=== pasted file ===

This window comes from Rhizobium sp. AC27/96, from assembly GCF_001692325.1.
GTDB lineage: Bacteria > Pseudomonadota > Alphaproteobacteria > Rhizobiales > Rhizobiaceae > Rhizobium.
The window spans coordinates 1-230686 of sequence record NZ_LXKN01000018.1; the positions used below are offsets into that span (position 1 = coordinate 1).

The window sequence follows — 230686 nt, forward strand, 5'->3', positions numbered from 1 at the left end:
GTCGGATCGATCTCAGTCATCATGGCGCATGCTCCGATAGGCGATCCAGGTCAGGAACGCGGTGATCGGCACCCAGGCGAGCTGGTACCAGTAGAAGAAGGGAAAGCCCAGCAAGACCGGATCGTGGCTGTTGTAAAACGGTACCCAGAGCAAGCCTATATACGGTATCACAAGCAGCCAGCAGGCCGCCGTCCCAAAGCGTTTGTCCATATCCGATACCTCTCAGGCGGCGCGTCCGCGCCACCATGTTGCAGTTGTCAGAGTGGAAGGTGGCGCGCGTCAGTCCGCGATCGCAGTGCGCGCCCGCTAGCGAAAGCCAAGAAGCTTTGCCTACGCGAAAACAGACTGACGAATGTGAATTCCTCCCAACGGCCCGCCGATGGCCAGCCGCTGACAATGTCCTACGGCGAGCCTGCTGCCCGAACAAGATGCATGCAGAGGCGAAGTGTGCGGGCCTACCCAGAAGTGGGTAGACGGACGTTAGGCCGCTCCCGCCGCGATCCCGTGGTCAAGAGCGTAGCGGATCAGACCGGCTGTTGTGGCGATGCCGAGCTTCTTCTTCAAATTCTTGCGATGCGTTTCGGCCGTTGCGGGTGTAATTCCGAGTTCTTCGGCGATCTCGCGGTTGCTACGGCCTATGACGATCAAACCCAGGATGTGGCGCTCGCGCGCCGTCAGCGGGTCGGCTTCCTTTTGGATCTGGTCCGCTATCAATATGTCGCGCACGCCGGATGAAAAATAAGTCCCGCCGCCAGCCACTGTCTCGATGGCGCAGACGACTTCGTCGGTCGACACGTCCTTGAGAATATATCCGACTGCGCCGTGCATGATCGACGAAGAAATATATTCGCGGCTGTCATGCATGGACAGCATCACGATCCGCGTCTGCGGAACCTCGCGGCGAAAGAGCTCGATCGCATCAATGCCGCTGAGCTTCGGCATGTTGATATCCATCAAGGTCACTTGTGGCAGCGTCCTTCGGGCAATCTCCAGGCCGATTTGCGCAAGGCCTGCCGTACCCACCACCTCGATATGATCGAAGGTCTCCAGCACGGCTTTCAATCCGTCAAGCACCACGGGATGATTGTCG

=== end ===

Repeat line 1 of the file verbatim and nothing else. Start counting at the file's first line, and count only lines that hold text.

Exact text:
This window comes from Rhizobium sp. AC27/96, from assembly GCF_001692325.1.